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Directors and officers insurance in turmoil as rates skyrocket

If an employee is hurt on the job, your workers compensation insurance will pay. If a visitor falls on a slippery floor and sues, your general liability insurance covers the claim. But what if your company is hit by a less tangible but financially devastating event, such as an employee sexual harassment lawsuit or allegations of fraud against a key manager? Directors and Officers liability insurance (D&O) can cover your legal costs.

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Traditional D&O insurance covers financial liability claims against a company's officers and directors, including the CEO, chief financial officer, vice presidents, and shareholder-elected directors. Because traditional D&O insurance is targeted to financial- and securities-related claims, it is less relevant for smaller or privately held companies. However, another breed of D&O insurance is available, combining D&O liability with "employment practices liability insurance" (EPLI) — an attractive package for mid-size and small businesses.

These D&O claim scenarios, from a sample American International Group Inc. D&O policy, show situations where D&O coverage proved worthwhile:

  • An employee accused of embezzlement was arrested at work and later sued the employer and its directors and officers, alleging wrongful termination and violation of his rights. The accusations were proven false, and the employee was awarded $10 million in damages, $4 million of which was paid by the company's D&O insurer.
  • Company executives were the subjects of an IRS investigation after the company did not pay some federal taxes. They were acquitted of wrongdoing, and the D&O plan paid $275,000 of legal defense costs.

Reasons to buy

Who should buy D&O insurance? The Independent Insurance Agents of America says that D&O coverage for small and mid-sized businesses is most useful for professional firms, such as accountants, lawyers, and consultants. Any decision involving the investment of money is fair game for a stockholder lawsuit, whether from outside stockholders or from employees; companies structured to include a board of directors should purchase D&O coverage.

According to Tony Galban, vice president and D&O underwriting manager at The Chubb Corp., D&O is rarely purchased by companies with less than $1 million in assets because of its cost — between $8,000 and $15,000 per year in premiums. However, Galban says as employment practices lawsuits become more numerous, the target market for a package of D&O with EPLI has changed to include smaller companies. With employment liability a hot issue among corporations, it's no surprise that many companies' first purchase of D&O insurance is the two-in-one package of EPLI and D&O.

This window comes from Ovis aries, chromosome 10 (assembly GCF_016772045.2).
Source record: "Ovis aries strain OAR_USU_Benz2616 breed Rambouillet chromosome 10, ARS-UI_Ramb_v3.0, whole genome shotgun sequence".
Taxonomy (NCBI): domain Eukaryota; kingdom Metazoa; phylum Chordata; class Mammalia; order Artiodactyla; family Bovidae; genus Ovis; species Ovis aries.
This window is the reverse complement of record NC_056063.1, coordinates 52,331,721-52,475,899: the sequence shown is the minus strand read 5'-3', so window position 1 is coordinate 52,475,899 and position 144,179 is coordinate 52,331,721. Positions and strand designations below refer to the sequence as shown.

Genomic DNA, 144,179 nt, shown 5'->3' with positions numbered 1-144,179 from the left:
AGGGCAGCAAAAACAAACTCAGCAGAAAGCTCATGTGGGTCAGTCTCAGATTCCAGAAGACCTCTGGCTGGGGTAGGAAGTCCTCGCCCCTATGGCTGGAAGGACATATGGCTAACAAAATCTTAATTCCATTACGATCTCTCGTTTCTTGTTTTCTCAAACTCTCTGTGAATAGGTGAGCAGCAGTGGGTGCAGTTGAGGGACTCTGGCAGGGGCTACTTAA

D&O coverage features

A typical D&O policy might include the following coverage for private companies:

  • Securities liability coverage for IPOs and private placements
  • EPLI, including the following types of claims:
    • Wrongful termination
    • Harassment
    • Retaliation
    • Discrimination
    • Wrongful discipline

Employment practices claims are now the most common lawsuits brought against a company's management. According to a 1999 Tillinghast/Towers Perrin survey, 27 percent of all reported D&O claims resulted from alleged employment discrimination. Other common employment-related claims include sexual harassment and wrongful termination lawsuits, both of which are covered under employment practices in D&O policies. And the average D&O employee claim, according to Tillinghast/Towers Perrin, is $306,000.

But it's not just EPLI coverage that makes D&O attractive to smaller corporations. Often a company strikes out to purchase D&O insurance because a board member is reluctant to continue without the assurance of liability coverage.

In addition, according to Galban, many companies purchase D&O insurance at start-up time or shortly thereafter, in anticipation of going public. "Particularly with tech-related businesses, there's an outright purchase of D&O to attract higher-caliber people into management positions," says Galban.

Post-IPO, however, D&O coverage changes significantly. A public company's greater exposure to shareholder claims can scare its D&O insurance providers into charging higher premiums. And public companies are more likely to buy EPLI and D&O coverage separately.

Says Galban, "Someone planning to take on Microsoft is not considered a good risk for us. Certain classes or types of ventures we don't tend to believe in, whether or not they're capitalized in the short run." Start-up companies and those with nebulous business plans are likely to find themselves under closer scrutiny from D&O underwriters. On the flip side, companies with uneventful litigation histories, both as defendant and plaintiff, are considered lower claim risks.

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